When someone has cancer, friends and coworkers often rally behind them with awareness walks and care packages. When someone has a stroke or surgery, family members typically step in to make dinner casseroles and drive them to follow up appointments.
Unfortunately, that built in support is not always the case for individuals and families experiencing mental illness and addiction. Mental health and substance use disorders don’t tend to elicit the same kind of attention, compassion and helping hands as other illnesses.
This powerful sentiment of stigma and support was brought to light at the 2019 Rosecrance Launch to Life Chicago Benefit, hosted on Tuesday, October 22, 2019 at The JW Marriott in Chicago.
David Sheff, author of the New York Times #1 best seller, “Beautiful Boy: A Father’s Journey Through His Son’s Addiction,” which was adapted into a movie in 2018, keynoted the benefit and shared on these topics of stigma, support, treatment and perseverance.
To more than 200 guests, Sheff explained how his son, Nic, became addicted to methamphetamine and David detailed the ups and downs that came along with Nic’s addiction and recovery.
“People who are addicted are not making a choice. They are sick. They don’t need to be blamed. They don’t need to be chastised or punished. They need to enter the treatment system.”
Grace Hou, Secretary of the Illinois Department of Human Services, spoke at the event and put it this way, “We have people sitting around kitchen tables desperately trying to help their loved ones with mental illness or addiction who are slipping through the cracks. Sharing stories at events like this, is a start, for them.”
Sheff was one of those family members at the kitchen table, wondering how and what to do. Over and over again he got his son into treatment and over and over again, Nic relapsed and nearly died. For ten years straight.
Eventually, Sheff’s son did find recovery and has maintained it for the past nine years. It took trying and trying again; it took the right treatment and doctors to understand that Nic wasn’t only experiencing addiction, but bipolar disorder too.
In 2017, nearly 9 million individuals in the United States were diagnosed with both a substance use disorder and a mental illness, according to the National Institute on Drug Abuse. Research shows that providers must factor in both conditions for successful treatment and recovery.
David and Nic Sheff now serve as an inspiration in the recovery community and prove that individuals and families can make it through.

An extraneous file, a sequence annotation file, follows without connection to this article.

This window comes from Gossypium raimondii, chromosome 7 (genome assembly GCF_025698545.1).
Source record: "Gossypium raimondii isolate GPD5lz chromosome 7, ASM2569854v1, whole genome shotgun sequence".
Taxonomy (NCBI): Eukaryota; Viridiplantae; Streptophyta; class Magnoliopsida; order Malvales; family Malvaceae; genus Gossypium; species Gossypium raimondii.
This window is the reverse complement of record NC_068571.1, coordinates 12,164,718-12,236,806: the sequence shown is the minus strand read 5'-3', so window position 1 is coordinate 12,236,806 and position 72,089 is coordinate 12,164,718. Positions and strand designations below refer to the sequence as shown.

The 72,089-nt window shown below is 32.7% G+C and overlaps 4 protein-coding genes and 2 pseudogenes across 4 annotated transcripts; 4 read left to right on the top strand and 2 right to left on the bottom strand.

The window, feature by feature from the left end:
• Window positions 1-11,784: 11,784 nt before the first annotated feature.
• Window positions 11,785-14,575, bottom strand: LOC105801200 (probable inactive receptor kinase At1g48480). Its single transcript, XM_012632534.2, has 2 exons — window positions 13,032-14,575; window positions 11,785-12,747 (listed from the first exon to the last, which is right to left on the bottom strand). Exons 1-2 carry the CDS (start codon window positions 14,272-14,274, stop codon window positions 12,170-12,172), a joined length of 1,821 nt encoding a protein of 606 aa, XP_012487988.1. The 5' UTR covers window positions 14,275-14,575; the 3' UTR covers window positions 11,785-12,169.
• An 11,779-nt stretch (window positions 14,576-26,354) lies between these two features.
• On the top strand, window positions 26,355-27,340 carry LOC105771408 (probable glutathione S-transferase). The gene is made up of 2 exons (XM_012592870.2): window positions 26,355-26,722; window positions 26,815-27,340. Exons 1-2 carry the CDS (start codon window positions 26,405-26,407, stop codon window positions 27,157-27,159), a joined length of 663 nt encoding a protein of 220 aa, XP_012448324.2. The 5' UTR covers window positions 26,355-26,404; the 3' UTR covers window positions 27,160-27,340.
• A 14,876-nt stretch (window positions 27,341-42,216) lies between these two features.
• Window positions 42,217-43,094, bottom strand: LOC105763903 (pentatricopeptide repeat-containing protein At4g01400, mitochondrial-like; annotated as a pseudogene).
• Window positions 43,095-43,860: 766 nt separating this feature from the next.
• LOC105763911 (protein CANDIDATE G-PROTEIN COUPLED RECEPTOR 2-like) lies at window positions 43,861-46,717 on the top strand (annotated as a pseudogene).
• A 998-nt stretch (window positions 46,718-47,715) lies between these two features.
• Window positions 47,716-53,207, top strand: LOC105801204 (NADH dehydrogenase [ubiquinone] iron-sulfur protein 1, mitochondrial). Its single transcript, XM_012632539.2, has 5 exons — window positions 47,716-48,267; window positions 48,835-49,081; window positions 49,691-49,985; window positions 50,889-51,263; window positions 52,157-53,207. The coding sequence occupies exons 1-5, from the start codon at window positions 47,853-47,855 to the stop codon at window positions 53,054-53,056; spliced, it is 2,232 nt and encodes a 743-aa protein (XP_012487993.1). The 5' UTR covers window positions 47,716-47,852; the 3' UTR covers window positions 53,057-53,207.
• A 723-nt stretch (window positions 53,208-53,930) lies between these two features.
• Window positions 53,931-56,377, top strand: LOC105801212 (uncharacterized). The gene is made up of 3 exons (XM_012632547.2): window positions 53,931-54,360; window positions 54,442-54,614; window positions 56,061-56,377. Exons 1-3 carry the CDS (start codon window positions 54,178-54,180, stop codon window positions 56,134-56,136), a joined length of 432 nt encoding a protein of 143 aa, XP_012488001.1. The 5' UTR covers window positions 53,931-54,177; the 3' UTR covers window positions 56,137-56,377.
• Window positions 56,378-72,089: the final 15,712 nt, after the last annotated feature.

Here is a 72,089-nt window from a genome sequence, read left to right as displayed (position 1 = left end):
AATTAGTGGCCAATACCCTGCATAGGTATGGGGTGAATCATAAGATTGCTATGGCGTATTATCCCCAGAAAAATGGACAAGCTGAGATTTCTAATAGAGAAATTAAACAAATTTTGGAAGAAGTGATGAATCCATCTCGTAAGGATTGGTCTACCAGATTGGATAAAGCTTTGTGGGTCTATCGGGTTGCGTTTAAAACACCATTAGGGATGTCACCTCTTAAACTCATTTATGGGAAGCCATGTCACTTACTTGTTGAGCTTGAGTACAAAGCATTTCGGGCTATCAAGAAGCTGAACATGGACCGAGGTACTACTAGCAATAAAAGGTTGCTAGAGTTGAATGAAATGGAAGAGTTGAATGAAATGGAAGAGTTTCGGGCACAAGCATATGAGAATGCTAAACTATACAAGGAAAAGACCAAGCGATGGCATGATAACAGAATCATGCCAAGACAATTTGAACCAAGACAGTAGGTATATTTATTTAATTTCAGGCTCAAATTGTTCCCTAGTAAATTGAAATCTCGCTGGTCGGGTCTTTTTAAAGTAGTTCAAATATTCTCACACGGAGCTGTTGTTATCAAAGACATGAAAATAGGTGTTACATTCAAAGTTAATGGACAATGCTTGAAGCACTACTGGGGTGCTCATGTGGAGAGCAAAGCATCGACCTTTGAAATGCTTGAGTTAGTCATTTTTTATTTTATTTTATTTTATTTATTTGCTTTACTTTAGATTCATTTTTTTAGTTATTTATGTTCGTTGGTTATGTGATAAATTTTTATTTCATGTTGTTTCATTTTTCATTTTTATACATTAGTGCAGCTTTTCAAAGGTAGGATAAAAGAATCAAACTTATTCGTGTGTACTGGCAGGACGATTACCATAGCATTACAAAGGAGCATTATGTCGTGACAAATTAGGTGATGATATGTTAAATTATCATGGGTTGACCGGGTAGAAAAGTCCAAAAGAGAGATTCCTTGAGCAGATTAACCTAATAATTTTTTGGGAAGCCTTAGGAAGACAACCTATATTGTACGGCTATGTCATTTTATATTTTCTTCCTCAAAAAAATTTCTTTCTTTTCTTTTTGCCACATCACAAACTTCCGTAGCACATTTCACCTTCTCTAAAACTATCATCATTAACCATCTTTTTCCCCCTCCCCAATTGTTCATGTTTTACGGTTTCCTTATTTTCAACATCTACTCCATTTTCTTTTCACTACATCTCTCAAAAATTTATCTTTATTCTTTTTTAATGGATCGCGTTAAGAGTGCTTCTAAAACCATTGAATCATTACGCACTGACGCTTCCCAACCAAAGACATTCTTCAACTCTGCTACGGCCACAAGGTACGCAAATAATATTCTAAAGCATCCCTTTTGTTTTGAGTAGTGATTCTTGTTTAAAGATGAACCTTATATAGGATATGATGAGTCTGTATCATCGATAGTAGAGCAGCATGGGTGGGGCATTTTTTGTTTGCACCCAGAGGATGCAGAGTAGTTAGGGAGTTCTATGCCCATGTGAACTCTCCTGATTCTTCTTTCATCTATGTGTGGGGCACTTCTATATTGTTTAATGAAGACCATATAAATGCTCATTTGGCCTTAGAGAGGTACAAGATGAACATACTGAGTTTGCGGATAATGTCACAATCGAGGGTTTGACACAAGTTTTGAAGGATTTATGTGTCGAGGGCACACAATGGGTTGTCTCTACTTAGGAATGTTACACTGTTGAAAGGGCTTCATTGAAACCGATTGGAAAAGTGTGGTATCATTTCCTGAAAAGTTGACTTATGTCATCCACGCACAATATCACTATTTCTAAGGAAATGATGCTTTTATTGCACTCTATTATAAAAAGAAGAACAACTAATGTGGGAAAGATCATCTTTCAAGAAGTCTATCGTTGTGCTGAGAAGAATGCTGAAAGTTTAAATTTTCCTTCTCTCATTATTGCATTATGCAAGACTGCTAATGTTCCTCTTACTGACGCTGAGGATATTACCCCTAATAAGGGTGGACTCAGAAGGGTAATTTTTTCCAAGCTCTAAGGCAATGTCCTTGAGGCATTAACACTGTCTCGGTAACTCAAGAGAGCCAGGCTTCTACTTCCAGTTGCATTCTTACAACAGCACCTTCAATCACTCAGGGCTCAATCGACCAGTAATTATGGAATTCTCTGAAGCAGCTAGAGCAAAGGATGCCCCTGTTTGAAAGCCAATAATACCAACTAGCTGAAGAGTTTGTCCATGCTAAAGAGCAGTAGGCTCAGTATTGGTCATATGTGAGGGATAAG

“Over and over again I hear stories from families and they say the same thing, ‘How did you get into our house? You told our family’s story,’” said Sheff. “I learned with my son and relearn every day that people who become addicted are people who look just like you and me. Every one of them is someone’s child.”
Sheff added, “Addiction is hard, but the best news of all is that there is hope.”
Rosecrance President and CEO, Philip Eaton, explained that Rosecrance provides that hope, by offering individuals and families in crisis a path to healing.
“There is power in community, just like in this room,” added Eaton. “Living life well in recovery is about community and that mindset is what allows Rosecrance to thrive. We offer care based in compassion, dignity and integrity.”
“Rosecrance is a model for programs around the country to recognize when you look at the whole person and tailor treatment to them you can change the prognosis. You can change lives,” said Sheff.
Last year, Rosecrance served nearly 50,000 individuals in Illinois, Iowa and Wisconsin and provided charity care for 850 families who couldn’t otherwise afford treatment. Events like the 2019 Rosecrance Chicago Launch to Life Benefit help Rosecrance to continue to meet the needs of more families who seek services.
With lunch, raffle prizes and other inspiring stories of recovery from former Rosecrance clients, the benefit truly celebrated recovery. Attendees were reminded that: recovery is possible and treatment works.
Proceeds from the benefit will support young adults in early recovery accessing life-saving programs at Rosecrance in Chicago.